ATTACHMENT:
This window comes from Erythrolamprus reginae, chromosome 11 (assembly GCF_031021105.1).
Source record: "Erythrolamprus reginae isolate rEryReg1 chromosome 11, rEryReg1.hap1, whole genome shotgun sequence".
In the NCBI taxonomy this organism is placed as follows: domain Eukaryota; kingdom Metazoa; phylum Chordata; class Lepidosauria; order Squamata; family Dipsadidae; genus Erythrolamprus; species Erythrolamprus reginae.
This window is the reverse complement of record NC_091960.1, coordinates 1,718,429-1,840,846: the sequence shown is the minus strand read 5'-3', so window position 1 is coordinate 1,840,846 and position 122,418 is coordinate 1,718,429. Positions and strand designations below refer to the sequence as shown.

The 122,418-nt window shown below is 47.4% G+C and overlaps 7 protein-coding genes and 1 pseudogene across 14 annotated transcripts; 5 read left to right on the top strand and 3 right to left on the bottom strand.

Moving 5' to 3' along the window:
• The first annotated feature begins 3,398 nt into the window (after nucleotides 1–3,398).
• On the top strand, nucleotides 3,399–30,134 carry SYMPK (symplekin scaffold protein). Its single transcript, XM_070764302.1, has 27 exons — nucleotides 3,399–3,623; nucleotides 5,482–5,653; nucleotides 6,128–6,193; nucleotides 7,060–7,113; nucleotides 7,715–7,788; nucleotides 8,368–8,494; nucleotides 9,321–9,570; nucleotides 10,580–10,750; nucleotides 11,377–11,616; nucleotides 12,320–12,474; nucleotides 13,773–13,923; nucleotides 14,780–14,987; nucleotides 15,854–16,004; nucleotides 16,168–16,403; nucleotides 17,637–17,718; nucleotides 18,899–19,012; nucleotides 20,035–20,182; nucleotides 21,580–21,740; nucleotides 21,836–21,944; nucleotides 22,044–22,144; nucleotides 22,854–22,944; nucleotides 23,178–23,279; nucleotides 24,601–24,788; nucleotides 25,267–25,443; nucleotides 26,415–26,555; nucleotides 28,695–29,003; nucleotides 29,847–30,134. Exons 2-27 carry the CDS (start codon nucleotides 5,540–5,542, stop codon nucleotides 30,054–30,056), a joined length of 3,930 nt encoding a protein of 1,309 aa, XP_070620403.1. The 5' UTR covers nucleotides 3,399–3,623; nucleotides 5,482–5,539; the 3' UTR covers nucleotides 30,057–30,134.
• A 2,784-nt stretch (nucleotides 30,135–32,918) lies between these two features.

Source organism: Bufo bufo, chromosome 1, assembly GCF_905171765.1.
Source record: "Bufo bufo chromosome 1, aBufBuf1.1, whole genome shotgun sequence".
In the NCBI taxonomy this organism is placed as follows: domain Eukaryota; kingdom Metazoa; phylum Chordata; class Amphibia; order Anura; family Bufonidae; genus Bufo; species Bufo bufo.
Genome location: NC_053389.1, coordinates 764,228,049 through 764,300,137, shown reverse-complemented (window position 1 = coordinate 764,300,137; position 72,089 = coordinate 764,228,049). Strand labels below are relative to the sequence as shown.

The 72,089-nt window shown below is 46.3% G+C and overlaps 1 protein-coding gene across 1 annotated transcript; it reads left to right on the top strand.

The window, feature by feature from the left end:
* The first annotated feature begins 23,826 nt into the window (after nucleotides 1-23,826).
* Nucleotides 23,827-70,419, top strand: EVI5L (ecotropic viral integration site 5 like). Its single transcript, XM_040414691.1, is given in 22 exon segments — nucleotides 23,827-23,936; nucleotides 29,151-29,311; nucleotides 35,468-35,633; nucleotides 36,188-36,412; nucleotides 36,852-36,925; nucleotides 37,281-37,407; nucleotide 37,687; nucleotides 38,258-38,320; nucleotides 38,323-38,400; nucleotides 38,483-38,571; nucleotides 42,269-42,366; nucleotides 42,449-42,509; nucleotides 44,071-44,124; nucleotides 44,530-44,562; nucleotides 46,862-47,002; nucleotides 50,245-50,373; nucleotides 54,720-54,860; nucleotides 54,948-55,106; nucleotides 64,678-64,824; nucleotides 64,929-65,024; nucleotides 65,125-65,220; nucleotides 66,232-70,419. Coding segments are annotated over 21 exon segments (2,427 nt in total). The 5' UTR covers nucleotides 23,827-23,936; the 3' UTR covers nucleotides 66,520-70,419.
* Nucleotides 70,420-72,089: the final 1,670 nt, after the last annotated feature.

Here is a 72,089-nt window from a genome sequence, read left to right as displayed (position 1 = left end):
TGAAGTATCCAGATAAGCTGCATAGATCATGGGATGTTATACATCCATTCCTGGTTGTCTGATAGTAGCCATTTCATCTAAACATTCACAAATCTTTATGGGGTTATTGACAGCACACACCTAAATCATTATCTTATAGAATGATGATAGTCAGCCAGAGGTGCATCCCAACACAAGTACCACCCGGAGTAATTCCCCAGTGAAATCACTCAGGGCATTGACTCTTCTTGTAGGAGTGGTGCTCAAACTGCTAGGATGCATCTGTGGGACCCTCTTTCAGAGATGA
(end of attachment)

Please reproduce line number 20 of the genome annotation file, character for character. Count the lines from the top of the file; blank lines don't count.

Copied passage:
TGAAGTATCCAGATAAGCTGCATAGATCATGGGATGTTATACATCCATTCCTGGTTGTCTGATAGTAGCCATTTCATCTAAACATTCACAAATCTTTATGGGGTTATTGACAGCACACACCTAAATCATTATCTTATAGAATGATGATAGTCAGCCAGAGGTGCATCCCAACACAAGTACCACCCGGAGTAATTCCCCAGTGAAATCACTCAGGGCATTGACTCTTCTTGTAGGAGTGGTGCTCAAACTGCTAGGATGCATCTGTGGGACCCTCTTTCAGAGATGA